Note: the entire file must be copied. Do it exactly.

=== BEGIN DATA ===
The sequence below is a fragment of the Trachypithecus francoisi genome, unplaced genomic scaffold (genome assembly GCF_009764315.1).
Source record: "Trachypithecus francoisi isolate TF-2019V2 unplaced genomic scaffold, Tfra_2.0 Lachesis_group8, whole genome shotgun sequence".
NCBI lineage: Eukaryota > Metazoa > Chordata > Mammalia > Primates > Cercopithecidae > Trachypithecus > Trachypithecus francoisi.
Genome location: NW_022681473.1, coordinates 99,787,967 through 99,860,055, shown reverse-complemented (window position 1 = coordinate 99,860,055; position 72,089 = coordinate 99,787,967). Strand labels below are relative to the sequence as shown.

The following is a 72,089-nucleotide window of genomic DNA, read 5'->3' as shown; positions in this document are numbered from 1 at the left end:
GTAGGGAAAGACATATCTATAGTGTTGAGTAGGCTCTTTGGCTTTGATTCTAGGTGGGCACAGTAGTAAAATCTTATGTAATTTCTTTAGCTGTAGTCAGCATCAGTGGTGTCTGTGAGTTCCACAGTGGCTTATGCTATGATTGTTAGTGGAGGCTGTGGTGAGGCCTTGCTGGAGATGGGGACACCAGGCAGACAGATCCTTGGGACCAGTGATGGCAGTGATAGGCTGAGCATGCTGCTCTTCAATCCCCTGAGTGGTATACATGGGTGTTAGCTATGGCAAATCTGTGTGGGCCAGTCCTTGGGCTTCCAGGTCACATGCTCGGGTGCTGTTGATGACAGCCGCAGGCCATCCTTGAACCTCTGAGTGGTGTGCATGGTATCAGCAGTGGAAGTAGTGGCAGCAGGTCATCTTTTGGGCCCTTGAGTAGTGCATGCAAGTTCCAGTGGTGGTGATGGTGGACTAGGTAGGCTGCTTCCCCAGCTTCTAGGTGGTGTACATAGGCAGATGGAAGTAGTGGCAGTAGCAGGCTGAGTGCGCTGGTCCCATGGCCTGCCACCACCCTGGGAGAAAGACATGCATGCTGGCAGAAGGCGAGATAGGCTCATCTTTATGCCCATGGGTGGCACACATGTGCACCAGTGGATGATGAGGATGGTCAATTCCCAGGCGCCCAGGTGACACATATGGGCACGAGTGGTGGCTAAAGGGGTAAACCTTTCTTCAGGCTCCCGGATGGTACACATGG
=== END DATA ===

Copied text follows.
The sequence below is a fragment of the Trachypithecus francoisi genome, unplaced genomic scaffold (genome assembly GCF_009764315.1).
Source record: "Trachypithecus francoisi isolate TF-2019V2 unplaced genomic scaffold, Tfra_2.0 Lachesis_group8, whole genome shotgun sequence".
NCBI lineage: Eukaryota > Metazoa > Chordata > Mammalia > Primates > Cercopithecidae > Trachypithecus > Trachypithecus francoisi.
Genome location: NW_022681473.1, coordinates 99,787,967 through 99,860,055, shown reverse-complemented (window position 1 = coordinate 99,860,055; position 72,089 = coordinate 99,787,967). Strand labels below are relative to the sequence as shown.

The following is a 72,089-nucleotide window of genomic DNA, read 5'->3' as shown; positions in this document are numbered from 1 at the left end:
GTAGGGAAAGACATATCTATAGTGTTGAGTAGGCTCTTTGGCTTTGATTCTAGGTGGGCACAGTAGTAAAATCTTATGTAATTTCTTTAGCTGTAGTCAGCATCAGTGGTGTCTGTGAGTTCCACAGTGGCTTATGCTATGATTGTTAGTGGAGGCTGTGGTGAGGCCTTGCTGGAGATGGGGACACCAGGCAGACAGATCCTTGGGACCAGTGATGGCAGTGATAGGCTGAGCATGCTGCTCTTCAATCCCCTGAGTGGTATACATGGGTGTTAGCTATGGCAAATCTGTGTGGGCCAGTCCTTGGGCTTCCAGGTCACATGCTCGGGTGCTGTTGATGACAGCCGCAGGCCATCCTTGAACCTCTGAGTGGTGTGCATGGTATCAGCAGTGGAAGTAGTGGCAGCAGGTCATCTTTTGGGCCCTTGAGTAGTGCATGCAAGTTCCAGTGGTGGTGATGGTGGACTAGGTAGGCTGCTTCCCCAGCTTCTAGGTGGTGTACATAGGCAGATGGAAGTAGTGGCAGTAGCAGGCTGAGTGCGCTGGTCCCATGGCCTGCCACCACCCTGGGAGAAAGACATGCATGCTGGCAGAAGGCGAGATAGGCTCATCTTTATGCCCATGGGTGGCACACATGTGCACCAGTGGATGATGAGGATGGTCAATTCCCAGGCGCCCAGGTGACACATATGGGCACGAGTGGTGGCTAAAGGGGTAAACCTTTCTTCAGGCTCCCGGATGGTACACATGG